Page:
I’m Learning how to Crochet

Im Learning how to Crochet

ABBY HANNEY

I’m learning how to crochet. 

My brain amuses itself by thinking of the worst scenarios all the time. Weather its called OCD, Anxiety, PTSD, whatever label a highly paid professional can think of, it all means the same: 

a lot of unnecessary thinking.

It’s not a diagnosis, it’s a disease. The worry travels through your bloodstream, plagues the mind and soils the imagination. It replaces the butterfly cocoons in your stomach with bats, that when awakened slap their wings harshly against the fragile skin of the stomach, and shake appendages with their discomfort. The magic anecdote found in orange plastic can only lull them to sleep for so long and then the thoughts are back. And though it’s true that we can never truly escape our minds, we continue to try and distract it. 

Sports were never truly the escape. The worse you are causes the thought of burden, but become too good and suddenly they’re looking to recruit you in seventh grade. Bats love when they try to recruit you in seventh grade, so they make you quit in tenth. Captain wasn’t any good either, because when it’s your turn to set expectation, you risk giving bats to the nervous freshman who is just too young to already fear failure. 

Next I tore everything from the walls. Up until that point they were covered. All four, floor to ceiling in pictures and posters and sketches and cards. But then they were empty, because if there’s nothing to see, there’s nothing to think about. In theory. But bats are blind too and yet they reproduce like glitter when you think you’ve vacuumed it all up. The thoughts hid under tables and chairs, in the shadows and under the carpet until there was no use pretending they weren’t still there. And so sleep became the next best option.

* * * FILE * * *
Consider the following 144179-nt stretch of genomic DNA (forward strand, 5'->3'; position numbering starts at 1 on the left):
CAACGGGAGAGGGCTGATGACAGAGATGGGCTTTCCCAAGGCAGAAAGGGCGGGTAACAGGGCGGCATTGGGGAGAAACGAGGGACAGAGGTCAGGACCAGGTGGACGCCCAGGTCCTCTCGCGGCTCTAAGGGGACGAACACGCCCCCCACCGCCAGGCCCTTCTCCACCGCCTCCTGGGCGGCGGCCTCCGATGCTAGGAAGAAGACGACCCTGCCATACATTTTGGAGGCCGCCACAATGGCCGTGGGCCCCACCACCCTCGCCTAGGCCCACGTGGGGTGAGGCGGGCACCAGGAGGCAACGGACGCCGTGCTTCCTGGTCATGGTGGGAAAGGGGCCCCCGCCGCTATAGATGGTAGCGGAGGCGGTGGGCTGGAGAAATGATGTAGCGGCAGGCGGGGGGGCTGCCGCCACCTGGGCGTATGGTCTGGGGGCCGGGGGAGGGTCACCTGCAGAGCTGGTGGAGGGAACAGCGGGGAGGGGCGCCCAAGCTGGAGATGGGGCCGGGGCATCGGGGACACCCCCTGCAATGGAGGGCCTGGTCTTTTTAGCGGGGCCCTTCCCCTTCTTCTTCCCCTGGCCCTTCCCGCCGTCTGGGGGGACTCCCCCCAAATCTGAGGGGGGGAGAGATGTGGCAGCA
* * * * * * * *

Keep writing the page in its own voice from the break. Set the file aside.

A study by John Hopkins university shows that while not conscious of it, your brain continues to “think,” just not in the way thinking is normally perceived. From what I gathered from a short google snippet, while sleeping your brain sorts and store’s information from the day. Reliving things almost, like a small summary. Cool if you’re into science I suppose, but unfortunate if you’re trying to get rid of bats. Sleep is sadly only temporary, and when woken by night terrors and falling sensations, it almost becomes a choice between two evils: 

Think of death, 

or feel like you’re experiencing it. 

Both are equally terrifying. 

I started making things. Bracelets mainly. Knotting and braiding and twisting and tying. But you can only make so many bracelets before you run out of people to give them to, because you don’t like them. They rub on your wrists and get in the way when you try to write. 

So necklaces. Ok 46 is enough. 

Keychains. You only have one set of keys. 

Dolls. Creepy as hell.

Rings. Only can wear ten at a time. 

Painting. You don’t like things on the walls and the closet is full. 

So now I try crochet. 

It’s talking much longer than I expected, perhaps that’s for the better. More time focused on yarn leads to less thought of eventual decay and you might even get a scarf out of it. 

So when I can’t think right, and when the bats fly free within my skin, at least I can play sports and run a seven minute mile and make jewelry and paint and at least, 

I can crochet.